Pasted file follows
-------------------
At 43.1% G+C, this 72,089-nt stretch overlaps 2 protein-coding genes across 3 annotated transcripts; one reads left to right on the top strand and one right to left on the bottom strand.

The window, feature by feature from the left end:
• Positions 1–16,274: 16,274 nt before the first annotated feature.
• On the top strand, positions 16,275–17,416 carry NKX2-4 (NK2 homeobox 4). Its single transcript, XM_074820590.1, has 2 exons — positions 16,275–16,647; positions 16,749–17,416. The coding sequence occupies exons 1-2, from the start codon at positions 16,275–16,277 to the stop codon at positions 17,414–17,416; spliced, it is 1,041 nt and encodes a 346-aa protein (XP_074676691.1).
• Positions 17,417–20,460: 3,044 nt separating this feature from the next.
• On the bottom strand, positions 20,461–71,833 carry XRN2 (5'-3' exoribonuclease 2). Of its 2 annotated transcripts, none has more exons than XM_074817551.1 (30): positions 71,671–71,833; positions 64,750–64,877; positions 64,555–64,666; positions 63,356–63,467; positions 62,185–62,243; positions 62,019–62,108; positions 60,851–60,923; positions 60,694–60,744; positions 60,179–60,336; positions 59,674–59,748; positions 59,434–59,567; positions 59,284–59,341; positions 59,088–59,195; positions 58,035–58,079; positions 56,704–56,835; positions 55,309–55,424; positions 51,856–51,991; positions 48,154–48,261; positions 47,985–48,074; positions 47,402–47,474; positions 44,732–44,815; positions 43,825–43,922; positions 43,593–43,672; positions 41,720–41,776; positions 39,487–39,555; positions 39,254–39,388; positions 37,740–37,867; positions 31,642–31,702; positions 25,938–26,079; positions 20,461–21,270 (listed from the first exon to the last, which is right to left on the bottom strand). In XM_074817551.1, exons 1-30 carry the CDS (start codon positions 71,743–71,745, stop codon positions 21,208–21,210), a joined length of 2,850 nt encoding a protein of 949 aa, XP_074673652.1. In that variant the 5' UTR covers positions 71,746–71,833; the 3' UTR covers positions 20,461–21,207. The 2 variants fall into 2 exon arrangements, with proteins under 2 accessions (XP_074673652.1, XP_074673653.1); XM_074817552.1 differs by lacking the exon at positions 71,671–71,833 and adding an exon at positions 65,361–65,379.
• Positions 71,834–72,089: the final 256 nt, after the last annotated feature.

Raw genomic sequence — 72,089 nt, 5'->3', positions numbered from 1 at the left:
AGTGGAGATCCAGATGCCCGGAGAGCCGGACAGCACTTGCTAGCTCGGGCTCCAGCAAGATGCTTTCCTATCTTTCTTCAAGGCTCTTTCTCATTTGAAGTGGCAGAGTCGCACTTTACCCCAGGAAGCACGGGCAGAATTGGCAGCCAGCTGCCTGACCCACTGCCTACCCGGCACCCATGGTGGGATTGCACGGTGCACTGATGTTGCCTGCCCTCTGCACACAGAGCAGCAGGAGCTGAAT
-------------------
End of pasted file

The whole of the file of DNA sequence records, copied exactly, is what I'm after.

At 43.1% G+C, this 72,089-nt stretch overlaps 2 protein-coding genes across 3 annotated transcripts; one reads left to right on the top strand and one right to left on the bottom strand.

The window, feature by feature from the left end:
• Positions 1–16,274: 16,274 nt before the first annotated feature.
• On the top strand, positions 16,275–17,416 carry NKX2-4 (NK2 homeobox 4). Its single transcript, XM_074820590.1, has 2 exons — positions 16,275–16,647; positions 16,749–17,416. The coding sequence occupies exons 1-2, from the start codon at positions 16,275–16,277 to the stop codon at positions 17,414–17,416; spliced, it is 1,041 nt and encodes a 346-aa protein (XP_074676691.1).
• Positions 17,417–20,460: 3,044 nt separating this feature from the next.
• On the bottom strand, positions 20,461–71,833 carry XRN2 (5'-3' exoribonuclease 2). Of its 2 annotated transcripts, none has more exons than XM_074817551.1 (30): positions 71,671–71,833; positions 64,750–64,877; positions 64,555–64,666; positions 63,356–63,467; positions 62,185–62,243; positions 62,019–62,108; positions 60,851–60,923; positions 60,694–60,744; positions 60,179–60,336; positions 59,674–59,748; positions 59,434–59,567; positions 59,284–59,341; positions 59,088–59,195; positions 58,035–58,079; positions 56,704–56,835; positions 55,309–55,424; positions 51,856–51,991; positions 48,154–48,261; positions 47,985–48,074; positions 47,402–47,474; positions 44,732–44,815; positions 43,825–43,922; positions 43,593–43,672; positions 41,720–41,776; positions 39,487–39,555; positions 39,254–39,388; positions 37,740–37,867; positions 31,642–31,702; positions 25,938–26,079; positions 20,461–21,270 (listed from the first exon to the last, which is right to left on the bottom strand). In XM_074817551.1, exons 1-30 carry the CDS (start codon positions 71,743–71,745, stop codon positions 21,208–21,210), a joined length of 2,850 nt encoding a protein of 949 aa, XP_074673652.1. In that variant the 5' UTR covers positions 71,746–71,833; the 3' UTR covers positions 20,461–21,207. The 2 variants fall into 2 exon arrangements, with proteins under 2 accessions (XP_074673652.1, XP_074673653.1); XM_074817552.1 differs by lacking the exon at positions 71,671–71,833 and adding an exon at positions 65,361–65,379.
• Positions 71,834–72,089: the final 256 nt, after the last annotated feature.

Raw genomic sequence — 72,089 nt, 5'->3', positions numbered from 1 at the left:
AGTGGAGATCCAGATGCCCGGAGAGCCGGACAGCACTTGCTAGCTCGGGCTCCAGCAAGATGCTTTCCTATCTTTCTTCAAGGCTCTTTCTCATTTGAAGTGGCAGAGTCGCACTTTACCCCAGGAAGCACGGGCAGAATTGGCAGCCAGCTGCCTGACCCACTGCCTACCCGGCACCCATGGTGGGATTGCACGGTGCACTGATGTTGCCTGCCCTCTGCACACAGAGCAGCAGGAGCTGAAT